So Greg, what I’m wondering about this is whether you are setting up in a new location every time or the same location? But here’s my thought, even if you are setting up in a new location because you can’t be at a new location every time, unless you are on tour, and I’m guessing that you’re not. So what I’m thinking is that you could come up with a streamlined verification and optimization process where all you have to do is basically check each step against the last known good data. So you always have your reference traces stored in your analyzer and all you have to do is compare today’s setup against them. You would have your speaker positions mapped out along with aim and splay angles and measurement microphone positions. So you would take a measurement at location A1 and compare it to reference trace A1 and I know you don’t have much time, but this should be really fast if you are doing it the same way every time, just verifying that things are as they should be.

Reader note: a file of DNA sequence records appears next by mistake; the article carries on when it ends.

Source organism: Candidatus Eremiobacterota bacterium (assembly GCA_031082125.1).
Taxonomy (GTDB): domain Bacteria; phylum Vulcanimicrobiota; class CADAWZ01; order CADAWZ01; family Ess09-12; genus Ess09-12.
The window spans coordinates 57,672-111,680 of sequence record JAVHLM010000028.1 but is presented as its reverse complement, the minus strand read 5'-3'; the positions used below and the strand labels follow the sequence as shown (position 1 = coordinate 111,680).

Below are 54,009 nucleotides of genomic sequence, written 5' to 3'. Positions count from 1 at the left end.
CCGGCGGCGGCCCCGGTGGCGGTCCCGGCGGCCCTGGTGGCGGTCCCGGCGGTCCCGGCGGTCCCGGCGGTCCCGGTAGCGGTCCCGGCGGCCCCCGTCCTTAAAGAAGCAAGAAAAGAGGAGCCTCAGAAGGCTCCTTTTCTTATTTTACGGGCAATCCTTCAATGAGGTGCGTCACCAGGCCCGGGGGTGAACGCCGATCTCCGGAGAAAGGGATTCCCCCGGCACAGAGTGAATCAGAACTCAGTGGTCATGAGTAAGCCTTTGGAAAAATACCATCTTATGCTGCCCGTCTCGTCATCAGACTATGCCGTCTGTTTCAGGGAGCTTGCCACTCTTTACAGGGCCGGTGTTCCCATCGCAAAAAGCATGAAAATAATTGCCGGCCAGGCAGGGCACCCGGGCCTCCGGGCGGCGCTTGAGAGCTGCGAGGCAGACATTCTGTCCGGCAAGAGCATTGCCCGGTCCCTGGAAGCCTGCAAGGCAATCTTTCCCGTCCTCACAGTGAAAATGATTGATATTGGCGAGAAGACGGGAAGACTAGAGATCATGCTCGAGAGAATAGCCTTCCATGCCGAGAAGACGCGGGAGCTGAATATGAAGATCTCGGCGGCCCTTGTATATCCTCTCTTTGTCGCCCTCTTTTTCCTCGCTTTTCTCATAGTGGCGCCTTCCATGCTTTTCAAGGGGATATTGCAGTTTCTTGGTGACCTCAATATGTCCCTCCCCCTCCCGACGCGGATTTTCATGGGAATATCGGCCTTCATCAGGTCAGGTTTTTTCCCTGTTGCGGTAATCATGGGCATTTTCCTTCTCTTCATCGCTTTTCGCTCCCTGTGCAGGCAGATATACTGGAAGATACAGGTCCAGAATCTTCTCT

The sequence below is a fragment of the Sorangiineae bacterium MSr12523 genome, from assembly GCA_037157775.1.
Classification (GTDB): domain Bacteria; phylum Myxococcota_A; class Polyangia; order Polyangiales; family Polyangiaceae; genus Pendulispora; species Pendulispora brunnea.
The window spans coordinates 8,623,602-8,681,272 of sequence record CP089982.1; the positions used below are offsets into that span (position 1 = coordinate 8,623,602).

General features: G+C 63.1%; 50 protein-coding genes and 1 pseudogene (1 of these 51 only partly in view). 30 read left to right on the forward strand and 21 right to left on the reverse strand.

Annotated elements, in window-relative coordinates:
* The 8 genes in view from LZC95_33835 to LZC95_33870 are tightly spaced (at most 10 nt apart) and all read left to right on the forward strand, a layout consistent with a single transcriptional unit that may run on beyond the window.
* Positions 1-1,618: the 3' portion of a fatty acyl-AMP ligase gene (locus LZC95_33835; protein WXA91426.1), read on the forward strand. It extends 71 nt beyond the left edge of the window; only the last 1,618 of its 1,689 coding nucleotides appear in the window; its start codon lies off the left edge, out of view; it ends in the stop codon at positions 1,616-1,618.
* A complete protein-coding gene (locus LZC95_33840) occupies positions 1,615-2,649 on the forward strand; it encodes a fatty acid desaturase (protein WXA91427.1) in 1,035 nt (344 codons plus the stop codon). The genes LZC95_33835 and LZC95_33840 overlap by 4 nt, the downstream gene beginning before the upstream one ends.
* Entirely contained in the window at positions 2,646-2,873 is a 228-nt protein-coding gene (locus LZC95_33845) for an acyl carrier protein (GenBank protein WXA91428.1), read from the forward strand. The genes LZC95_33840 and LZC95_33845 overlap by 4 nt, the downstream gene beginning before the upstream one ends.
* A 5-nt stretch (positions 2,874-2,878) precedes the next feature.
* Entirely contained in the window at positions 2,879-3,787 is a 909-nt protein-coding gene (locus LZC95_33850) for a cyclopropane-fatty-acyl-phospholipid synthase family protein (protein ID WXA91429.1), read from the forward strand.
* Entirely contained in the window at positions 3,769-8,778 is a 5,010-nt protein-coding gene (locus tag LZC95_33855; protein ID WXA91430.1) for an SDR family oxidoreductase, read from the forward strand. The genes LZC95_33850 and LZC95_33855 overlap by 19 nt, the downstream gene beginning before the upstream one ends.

#30 Robert: Best placement for Sub hung or ground stack
Hey Robert, so two things for you to think about: 1) If your goal is even coverage, getting the sub up in the air is going to improve your front-to-back distance ratio. 2) If your goal is power, ground stacked is going to give you half-space loading of +6 dB for free.
#31 Samuel: Where and how to place multiple speakers?